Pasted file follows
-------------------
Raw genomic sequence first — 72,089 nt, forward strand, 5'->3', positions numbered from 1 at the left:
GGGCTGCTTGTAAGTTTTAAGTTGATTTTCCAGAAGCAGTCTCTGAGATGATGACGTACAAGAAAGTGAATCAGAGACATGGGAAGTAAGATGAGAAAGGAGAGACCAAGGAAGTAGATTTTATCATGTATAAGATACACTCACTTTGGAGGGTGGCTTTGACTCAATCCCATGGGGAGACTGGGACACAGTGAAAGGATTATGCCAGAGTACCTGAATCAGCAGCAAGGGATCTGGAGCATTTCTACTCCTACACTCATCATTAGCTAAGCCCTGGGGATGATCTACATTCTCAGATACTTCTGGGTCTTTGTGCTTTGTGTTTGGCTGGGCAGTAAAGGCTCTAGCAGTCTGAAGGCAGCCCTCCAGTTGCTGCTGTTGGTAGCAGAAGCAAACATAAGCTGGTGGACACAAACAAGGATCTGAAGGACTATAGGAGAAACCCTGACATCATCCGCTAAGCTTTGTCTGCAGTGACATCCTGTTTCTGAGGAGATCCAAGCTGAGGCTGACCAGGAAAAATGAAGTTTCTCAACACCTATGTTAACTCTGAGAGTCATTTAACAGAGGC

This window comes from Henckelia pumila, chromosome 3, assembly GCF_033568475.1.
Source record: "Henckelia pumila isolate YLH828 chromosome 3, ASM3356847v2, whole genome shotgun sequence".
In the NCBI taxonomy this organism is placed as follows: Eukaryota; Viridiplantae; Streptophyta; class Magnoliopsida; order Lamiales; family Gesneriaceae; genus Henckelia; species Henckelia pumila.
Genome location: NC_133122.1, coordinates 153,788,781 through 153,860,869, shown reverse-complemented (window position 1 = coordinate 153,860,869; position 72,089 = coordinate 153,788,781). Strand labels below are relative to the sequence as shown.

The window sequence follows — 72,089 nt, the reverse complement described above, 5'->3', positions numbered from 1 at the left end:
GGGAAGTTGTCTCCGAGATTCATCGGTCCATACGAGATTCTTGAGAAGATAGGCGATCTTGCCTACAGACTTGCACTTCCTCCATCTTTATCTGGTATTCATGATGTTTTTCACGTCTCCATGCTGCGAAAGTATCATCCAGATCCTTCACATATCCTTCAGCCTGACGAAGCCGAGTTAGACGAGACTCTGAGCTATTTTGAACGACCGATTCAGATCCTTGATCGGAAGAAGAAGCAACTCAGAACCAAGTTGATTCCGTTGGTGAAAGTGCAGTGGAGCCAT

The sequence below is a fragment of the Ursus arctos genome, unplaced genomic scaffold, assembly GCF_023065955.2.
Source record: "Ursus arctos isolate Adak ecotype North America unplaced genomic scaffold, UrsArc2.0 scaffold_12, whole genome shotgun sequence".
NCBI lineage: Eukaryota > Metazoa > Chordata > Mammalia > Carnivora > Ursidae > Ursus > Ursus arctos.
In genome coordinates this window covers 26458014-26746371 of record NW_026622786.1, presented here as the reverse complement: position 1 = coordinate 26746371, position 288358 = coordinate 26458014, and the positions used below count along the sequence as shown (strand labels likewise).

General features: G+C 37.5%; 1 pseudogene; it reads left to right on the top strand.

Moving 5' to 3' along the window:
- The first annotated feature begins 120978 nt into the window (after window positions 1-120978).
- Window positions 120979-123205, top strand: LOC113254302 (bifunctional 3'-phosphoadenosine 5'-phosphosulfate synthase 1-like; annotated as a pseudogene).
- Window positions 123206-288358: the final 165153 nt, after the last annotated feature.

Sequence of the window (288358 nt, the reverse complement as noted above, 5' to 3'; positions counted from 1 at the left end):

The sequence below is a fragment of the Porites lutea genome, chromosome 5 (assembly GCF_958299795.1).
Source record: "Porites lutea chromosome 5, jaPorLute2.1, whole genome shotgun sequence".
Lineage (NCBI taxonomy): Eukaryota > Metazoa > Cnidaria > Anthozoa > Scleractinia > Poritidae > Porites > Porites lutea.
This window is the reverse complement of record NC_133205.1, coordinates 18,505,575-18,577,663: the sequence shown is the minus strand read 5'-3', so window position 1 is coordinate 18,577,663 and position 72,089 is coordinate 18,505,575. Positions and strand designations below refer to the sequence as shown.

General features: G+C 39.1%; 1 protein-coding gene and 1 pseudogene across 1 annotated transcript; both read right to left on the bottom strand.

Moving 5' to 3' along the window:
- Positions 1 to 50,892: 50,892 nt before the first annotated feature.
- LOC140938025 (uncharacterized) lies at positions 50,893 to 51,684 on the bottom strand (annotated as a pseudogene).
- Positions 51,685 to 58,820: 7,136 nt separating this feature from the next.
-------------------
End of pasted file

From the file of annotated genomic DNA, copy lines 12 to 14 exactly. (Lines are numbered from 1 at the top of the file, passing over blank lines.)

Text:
In genome coordinates this window covers 26458014-26746371 of record NW_026622786.1, presented here as the reverse complement: position 1 = coordinate 26746371, position 288358 = coordinate 26458014, and the positions used below count along the sequence as shown (strand labels likewise).

General features: G+C 37.5%; 1 pseudogene; it reads left to right on the top strand.

Moving 5' to 3' along the window: